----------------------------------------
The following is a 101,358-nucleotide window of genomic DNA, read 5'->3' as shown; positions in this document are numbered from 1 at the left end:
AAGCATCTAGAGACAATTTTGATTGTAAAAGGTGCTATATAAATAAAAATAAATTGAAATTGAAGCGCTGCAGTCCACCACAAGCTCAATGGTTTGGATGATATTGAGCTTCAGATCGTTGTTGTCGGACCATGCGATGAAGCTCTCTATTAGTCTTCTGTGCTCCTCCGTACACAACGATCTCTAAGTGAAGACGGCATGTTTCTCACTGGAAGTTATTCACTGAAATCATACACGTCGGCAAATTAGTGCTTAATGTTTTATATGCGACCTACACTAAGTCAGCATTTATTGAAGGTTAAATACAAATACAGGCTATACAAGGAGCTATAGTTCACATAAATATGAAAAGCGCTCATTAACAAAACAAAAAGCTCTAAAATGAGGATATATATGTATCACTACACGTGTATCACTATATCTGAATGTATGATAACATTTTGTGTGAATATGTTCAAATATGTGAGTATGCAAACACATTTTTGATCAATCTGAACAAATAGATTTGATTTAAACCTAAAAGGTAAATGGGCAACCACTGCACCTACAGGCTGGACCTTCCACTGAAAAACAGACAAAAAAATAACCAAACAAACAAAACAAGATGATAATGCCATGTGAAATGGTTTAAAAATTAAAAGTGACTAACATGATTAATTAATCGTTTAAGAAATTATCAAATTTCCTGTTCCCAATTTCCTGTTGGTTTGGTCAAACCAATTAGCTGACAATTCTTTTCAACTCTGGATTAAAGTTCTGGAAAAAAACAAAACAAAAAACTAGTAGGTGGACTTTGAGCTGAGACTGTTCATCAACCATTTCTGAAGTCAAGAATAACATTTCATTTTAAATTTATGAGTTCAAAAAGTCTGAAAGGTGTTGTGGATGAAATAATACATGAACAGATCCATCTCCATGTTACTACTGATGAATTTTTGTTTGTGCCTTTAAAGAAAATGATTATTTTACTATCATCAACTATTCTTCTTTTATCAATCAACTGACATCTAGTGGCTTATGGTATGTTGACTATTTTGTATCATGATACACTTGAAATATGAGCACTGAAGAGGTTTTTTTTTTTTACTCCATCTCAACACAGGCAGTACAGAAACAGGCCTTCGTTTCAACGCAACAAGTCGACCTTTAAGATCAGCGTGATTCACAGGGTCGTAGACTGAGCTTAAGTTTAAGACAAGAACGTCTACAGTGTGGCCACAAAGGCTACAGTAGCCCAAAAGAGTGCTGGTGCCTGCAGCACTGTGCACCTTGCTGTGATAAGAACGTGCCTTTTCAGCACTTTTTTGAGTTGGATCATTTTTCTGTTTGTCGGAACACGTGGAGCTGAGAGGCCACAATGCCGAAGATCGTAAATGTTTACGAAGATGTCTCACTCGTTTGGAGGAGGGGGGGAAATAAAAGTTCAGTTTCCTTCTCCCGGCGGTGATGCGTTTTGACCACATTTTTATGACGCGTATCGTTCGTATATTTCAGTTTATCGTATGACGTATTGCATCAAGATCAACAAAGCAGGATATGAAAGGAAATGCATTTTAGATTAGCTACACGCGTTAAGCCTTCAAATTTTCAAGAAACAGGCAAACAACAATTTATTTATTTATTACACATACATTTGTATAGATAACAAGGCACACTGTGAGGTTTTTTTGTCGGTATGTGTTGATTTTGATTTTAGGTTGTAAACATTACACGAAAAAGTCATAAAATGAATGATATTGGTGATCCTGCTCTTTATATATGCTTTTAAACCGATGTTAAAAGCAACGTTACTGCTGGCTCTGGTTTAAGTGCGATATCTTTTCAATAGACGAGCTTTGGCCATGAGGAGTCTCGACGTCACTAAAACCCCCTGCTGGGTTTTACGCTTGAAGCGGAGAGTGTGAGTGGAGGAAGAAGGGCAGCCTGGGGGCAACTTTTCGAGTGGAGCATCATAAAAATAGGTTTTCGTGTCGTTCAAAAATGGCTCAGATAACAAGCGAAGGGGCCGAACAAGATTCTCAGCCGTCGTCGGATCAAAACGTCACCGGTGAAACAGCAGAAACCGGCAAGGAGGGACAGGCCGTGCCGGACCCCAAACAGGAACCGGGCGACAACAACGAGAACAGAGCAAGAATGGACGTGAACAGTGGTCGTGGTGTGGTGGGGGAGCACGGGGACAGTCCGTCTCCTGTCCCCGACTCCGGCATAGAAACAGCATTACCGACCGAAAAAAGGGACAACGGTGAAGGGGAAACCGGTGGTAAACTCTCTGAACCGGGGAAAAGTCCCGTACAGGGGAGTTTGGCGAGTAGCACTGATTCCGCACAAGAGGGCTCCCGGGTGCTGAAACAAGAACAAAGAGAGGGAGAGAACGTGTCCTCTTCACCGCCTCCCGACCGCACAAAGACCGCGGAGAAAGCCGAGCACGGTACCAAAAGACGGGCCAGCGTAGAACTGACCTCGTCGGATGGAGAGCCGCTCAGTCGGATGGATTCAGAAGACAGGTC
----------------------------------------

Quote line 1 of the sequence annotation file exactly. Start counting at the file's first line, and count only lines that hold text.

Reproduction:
The following is a 101,358-nucleotide window of genomic DNA, read 5'->3' as shown; positions in this document are numbered from 1 at the left end: